Related Links:

– “Parents choose LAUSD, charter school to run Jefferson Park campus,” The Los Angeles Times.

– “Parents choose unique school takeover model in ‘trigger’ vote,” Hechinger Report. 

– “Florida Senate revises ‘parent trigger’ proposal,” The Tampa Tribune. April 11. 

Hartford, Conn., Schools Reach Agreement On ELLs

Years after concerns were first raised about how the Hartford Public Schools in Connecticut were instructing English Language Learners, the district has entered into an agreement with the U.S. Department of Education’s Office for Civil Rights, pledging to make a number of changes to address the needs of the population.

The Center for Children’s Advocacy first filed a complaint with the OCR in April 2007. The student population includes many Spanish-speaking students, in addition to refugees from various countries.

The February 2013 agreement includes ensuring that ELL students receive at least 45-60 minutes a day of ESL instruction from an ESL-certified teacher (or bilingual) and that ELL students receive support in learning core content. It also required the district to actively recruit qualified ESL- and bilingual-certified staff, and offer professional development on ELL instruction to general education teachers.

In addition, when administrators meet to review school performance data they also will review ELL data, including examining the students’ academic progress and graduation rates. In addition, the district will make interpreting services available to parents–but agreed to avoid using students as interpreters.

The district also must provide certain information to the Office of Civil Rights by October 2013, including the numbers and types of ELL staff at each school, a description of professional development opportunities, and a copy of its plan for communication with non-English speaking parents.

By December 2013, the district must provide information including a list of all ELL students and their proficiency levels, the schedules of ELL teachers, and a description of support services in core content for ELL students.

According to the Learning the Language blog, attorney Stacey Violante Cote with the Center for Children’s Advocacy said that the group became concerned about a lack of services for ELL and immigrant students.

“That’s why this agreement with OCR is so necessary,” she said. “We need something that is going to outlast any administrative turnover or changes in the district’s reform agenda.”

Meanwhile, the blog reported that Mary Beth Russo, the school system’s lead facilitator for ELL services, said the district began implementing changes far before the agreement was signed. Those changes included offering school choice to ELLs. Hartford also began publishing a guide providing information about ELLs at every school, including their academic performance and the staff working with the population.

ELL students face considerable hurdles to overcome. According to the Hartford Courant, only 49% of ELL students in the district graduated in four years in 2010, compared with 62% of non-ELLs.

Related Links:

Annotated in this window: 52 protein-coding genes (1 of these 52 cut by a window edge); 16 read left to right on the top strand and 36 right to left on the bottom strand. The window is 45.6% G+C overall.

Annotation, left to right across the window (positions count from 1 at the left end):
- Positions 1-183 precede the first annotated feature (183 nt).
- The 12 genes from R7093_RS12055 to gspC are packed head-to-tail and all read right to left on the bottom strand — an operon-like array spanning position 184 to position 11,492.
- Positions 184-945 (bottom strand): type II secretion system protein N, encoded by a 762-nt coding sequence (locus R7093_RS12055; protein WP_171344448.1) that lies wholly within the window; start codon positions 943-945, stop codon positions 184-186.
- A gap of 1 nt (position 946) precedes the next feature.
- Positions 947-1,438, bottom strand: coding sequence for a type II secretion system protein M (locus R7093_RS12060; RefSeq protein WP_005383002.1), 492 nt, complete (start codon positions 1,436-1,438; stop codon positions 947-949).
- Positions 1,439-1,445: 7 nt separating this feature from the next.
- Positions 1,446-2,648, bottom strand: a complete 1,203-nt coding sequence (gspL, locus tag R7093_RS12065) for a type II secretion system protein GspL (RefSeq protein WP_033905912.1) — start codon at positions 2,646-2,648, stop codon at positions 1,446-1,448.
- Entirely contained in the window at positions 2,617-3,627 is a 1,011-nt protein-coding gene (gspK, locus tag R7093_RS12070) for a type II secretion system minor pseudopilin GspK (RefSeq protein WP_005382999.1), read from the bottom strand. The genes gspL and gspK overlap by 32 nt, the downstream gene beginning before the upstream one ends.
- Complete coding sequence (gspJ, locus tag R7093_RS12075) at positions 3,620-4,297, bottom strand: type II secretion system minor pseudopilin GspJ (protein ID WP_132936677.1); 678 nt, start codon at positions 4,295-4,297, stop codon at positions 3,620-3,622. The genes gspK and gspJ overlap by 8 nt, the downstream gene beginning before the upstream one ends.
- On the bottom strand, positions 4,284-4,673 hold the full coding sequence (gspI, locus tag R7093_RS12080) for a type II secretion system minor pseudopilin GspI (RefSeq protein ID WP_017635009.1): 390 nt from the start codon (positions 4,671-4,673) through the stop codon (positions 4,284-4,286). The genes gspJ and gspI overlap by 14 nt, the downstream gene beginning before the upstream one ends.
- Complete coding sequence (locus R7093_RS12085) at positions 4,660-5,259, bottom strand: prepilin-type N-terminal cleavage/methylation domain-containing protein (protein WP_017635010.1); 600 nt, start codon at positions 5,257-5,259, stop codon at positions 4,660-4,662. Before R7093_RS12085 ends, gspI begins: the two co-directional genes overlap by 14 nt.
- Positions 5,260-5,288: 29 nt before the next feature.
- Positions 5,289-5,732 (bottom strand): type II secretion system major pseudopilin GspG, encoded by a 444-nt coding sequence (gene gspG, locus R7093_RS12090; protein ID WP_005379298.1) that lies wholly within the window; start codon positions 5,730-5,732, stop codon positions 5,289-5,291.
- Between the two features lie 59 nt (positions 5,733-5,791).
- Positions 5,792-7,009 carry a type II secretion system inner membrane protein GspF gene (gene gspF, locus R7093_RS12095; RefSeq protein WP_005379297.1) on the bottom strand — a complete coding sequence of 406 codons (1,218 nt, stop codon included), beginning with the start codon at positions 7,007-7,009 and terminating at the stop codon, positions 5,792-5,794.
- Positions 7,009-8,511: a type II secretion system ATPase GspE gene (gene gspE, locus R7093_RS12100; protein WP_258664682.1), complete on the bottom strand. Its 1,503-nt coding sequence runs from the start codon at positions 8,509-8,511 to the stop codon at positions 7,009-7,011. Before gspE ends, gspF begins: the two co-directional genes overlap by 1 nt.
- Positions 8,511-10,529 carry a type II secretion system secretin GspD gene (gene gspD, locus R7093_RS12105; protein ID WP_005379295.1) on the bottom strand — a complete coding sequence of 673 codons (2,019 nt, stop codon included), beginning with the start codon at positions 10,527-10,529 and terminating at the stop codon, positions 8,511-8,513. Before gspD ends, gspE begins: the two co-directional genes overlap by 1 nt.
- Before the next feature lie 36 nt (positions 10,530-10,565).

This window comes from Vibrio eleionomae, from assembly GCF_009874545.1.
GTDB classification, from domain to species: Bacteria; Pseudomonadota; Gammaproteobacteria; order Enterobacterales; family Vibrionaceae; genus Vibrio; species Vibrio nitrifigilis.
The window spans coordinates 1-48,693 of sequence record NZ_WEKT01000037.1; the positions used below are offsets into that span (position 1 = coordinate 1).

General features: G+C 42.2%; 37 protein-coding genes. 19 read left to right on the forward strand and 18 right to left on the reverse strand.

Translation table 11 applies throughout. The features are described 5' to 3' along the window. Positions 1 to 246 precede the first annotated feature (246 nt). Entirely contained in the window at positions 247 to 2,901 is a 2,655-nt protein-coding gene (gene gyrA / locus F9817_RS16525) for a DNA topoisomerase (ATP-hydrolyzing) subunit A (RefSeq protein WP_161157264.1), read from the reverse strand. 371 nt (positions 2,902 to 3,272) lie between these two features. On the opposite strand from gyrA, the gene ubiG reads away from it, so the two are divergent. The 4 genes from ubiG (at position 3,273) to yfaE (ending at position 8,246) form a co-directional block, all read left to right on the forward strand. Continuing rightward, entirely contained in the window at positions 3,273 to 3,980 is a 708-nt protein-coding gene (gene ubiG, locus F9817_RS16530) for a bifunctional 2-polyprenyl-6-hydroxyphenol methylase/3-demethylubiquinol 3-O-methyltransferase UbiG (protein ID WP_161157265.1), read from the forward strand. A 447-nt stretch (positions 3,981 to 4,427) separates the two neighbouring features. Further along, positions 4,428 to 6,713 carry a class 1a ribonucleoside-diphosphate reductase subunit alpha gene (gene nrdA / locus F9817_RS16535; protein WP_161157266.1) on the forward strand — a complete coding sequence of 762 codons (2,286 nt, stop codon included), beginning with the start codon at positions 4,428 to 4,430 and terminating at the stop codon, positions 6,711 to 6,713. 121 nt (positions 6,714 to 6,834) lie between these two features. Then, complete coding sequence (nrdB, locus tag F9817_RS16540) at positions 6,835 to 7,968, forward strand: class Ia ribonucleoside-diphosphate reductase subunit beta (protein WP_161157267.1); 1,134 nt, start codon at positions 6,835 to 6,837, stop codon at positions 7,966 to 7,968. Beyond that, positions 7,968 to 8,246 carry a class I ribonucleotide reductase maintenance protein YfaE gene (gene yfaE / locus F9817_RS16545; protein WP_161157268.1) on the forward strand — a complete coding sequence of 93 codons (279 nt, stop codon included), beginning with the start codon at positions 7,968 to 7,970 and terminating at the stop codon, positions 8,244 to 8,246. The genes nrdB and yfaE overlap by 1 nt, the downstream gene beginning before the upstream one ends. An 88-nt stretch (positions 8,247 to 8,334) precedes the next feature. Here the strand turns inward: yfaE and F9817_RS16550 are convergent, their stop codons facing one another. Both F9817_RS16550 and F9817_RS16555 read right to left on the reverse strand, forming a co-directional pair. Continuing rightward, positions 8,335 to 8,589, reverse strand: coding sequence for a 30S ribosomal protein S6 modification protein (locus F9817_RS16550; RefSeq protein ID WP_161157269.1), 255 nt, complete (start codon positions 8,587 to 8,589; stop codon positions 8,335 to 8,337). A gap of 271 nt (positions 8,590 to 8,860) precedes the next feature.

– “Hartford Schools, Civil Rights Officials Agree on Services for ELLs,” Learning the Language Blog/Education Week. April 9. 

– “After Federal Probe, Hartford Schools Agree to Improve Services for ‘English Language Learners,'” The Hartford Courant.

– Hartford Board of Education Resolution Agreement

Report Cards Grade California School Districts on Latino Achievement

States grade their school districts each year based on accountability tests and other factors. In California, The Education Trust-West has created its own report cards for the state’s largest 148 school districts. The group proved to be a pretty tough grader.

The report noted that the highest overall grade of a B was earned by Baldwin Park Unified school district. Most districts received grades of Cs and Ds, leaving plenty of room for improvement.

The group’s evaluation focuses on the academic achievement and graduation rates of three targeted groups: Latinos, African-Americans, and low-income students. The four categories are performance, academic improvement over five years, the size of the achievement gap, and college readiness.

The Education Trust makes a number of recommendations to the state based on its findings:

– Report data on achievements gaps between groups, so the public is better informed on the issue.

– Analyze district, school, and subgroup improvement scores, therefore showing progress made over time.

– Focus more on college readiness

The report also noted that successful districts tended to use data to make decisions, zeroing in  down to the classroom teacher, grade level, school and district level. In addition, successful districts tended to focus on parent involvement.

Related Links:

– “Ed Trust-West Releases Third Annual Report Cards Grading the 148 Largest Unified Districts on Outcomes for Latino, African-American and Low-Income Students.” The Education Trust-West.

– California District Report Cards.

– “Sanger Unified’s grad rates lauded in education report,” The Fresno Bee.

– “Many Bay Area districts fail to adequately education low-income and minority students, report finds,” Contra Costa Times.